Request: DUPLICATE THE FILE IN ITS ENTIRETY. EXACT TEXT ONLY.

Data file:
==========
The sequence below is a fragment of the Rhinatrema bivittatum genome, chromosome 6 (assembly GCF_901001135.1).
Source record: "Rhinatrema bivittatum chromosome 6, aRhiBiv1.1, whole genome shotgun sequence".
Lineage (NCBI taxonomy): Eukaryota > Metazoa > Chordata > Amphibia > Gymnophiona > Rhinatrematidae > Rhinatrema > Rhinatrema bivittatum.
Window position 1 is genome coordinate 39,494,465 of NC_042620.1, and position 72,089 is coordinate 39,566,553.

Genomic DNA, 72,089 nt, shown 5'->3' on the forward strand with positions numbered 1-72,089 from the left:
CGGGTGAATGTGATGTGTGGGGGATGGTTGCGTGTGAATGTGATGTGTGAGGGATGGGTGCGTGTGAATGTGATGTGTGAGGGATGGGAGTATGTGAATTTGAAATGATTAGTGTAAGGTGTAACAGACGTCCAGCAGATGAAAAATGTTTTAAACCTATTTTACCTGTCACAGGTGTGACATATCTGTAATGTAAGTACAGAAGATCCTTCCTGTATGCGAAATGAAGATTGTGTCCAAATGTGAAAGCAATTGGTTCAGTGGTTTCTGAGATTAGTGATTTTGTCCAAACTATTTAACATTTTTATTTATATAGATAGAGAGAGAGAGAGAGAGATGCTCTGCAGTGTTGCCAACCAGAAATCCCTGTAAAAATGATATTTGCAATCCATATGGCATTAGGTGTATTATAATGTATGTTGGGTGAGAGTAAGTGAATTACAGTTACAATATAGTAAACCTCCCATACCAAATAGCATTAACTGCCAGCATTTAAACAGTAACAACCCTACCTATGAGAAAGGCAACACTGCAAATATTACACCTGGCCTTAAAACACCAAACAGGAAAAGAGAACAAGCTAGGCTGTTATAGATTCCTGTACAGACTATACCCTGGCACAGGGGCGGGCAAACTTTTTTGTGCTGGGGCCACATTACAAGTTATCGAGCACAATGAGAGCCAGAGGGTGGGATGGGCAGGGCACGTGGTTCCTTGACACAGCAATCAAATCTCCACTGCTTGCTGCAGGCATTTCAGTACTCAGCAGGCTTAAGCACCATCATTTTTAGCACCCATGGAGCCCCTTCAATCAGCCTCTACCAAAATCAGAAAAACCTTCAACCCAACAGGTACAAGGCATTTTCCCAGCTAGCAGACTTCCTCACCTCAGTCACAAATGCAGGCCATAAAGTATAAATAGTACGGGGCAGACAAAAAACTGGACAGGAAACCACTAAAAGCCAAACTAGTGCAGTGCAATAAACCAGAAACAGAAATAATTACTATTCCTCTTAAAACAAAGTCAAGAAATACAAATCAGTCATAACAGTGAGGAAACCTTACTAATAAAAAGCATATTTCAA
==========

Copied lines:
The sequence below is a fragment of the Rhinatrema bivittatum genome, chromosome 6 (assembly GCF_901001135.1).
Source record: "Rhinatrema bivittatum chromosome 6, aRhiBiv1.1, whole genome shotgun sequence".
Lineage (NCBI taxonomy): Eukaryota > Metazoa > Chordata > Amphibia > Gymnophiona > Rhinatrematidae > Rhinatrema > Rhinatrema bivittatum.
Window position 1 is genome coordinate 39,494,465 of NC_042620.1, and position 72,089 is coordinate 39,566,553.

Genomic DNA, 72,089 nt, shown 5'->3' on the forward strand with positions numbered 1-72,089 from the left:
CGGGTGAATGTGATGTGTGGGGGATGGTTGCGTGTGAATGTGATGTGTGAGGGATGGGTGCGTGTGAATGTGATGTGTGAGGGATGGGAGTATGTGAATTTGAAATGATTAGTGTAAGGTGTAACAGACGTCCAGCAGATGAAAAATGTTTTAAACCTATTTTACCTGTCACAGGTGTGACATATCTGTAATGTAAGTACAGAAGATCCTTCCTGTATGCGAAATGAAGATTGTGTCCAAATGTGAAAGCAATTGGTTCAGTGGTTTCTGAGATTAGTGATTTTGTCCAAACTATTTAACATTTTTATTTATATAGATAGAGAGAGAGAGAGAGAGATGCTCTGCAGTGTTGCCAACCAGAAATCCCTGTAAAAATGATATTTGCAATCCATATGGCATTAGGTGTATTATAATGTATGTTGGGTGAGAGTAAGTGAATTACAGTTACAATATAGTAAACCTCCCATACCAAATAGCATTAACTGCCAGCATTTAAACAGTAACAACCCTACCTATGAGAAAGGCAACACTGCAAATATTACACCTGGCCTTAAAACACCAAACAGGAAAAGAGAACAAGCTAGGCTGTTATAGATTCCTGTACAGACTATACCCTGGCACAGGGGCGGGCAAACTTTTTTGTGCTGGGGCCACATTACAAGTTATCGAGCACAATGAGAGCCAGAGGGTGGGATGGGCAGGGCACGTGGTTCCTTGACACAGCAATCAAATCTCCACTGCTTGCTGCAGGCATTTCAGTACTCAGCAGGCTTAAGCACCATCATTTTTAGCACCCATGGAGCCCCTTCAATCAGCCTCTACCAAAATCAGAAAAACCTTCAACCCAACAGGTACAAGGCATTTTCCCAGCTAGCAGACTTCCTCACCTCAGTCACAAATGCAGGCCATAAAGTATAAATAGTACGGGGCAGACAAAAAACTGGACAGGAAACCACTAAAAGCCAAACTAGTGCAGTGCAATAAACCAGAAACAGAAATAATTACTATTCCTCTTAAAACAAAGTCAAGAAATACAAATCAGTCATAACAGTGAGGAAACCTTACTAATAAAAAGCATATTTCAA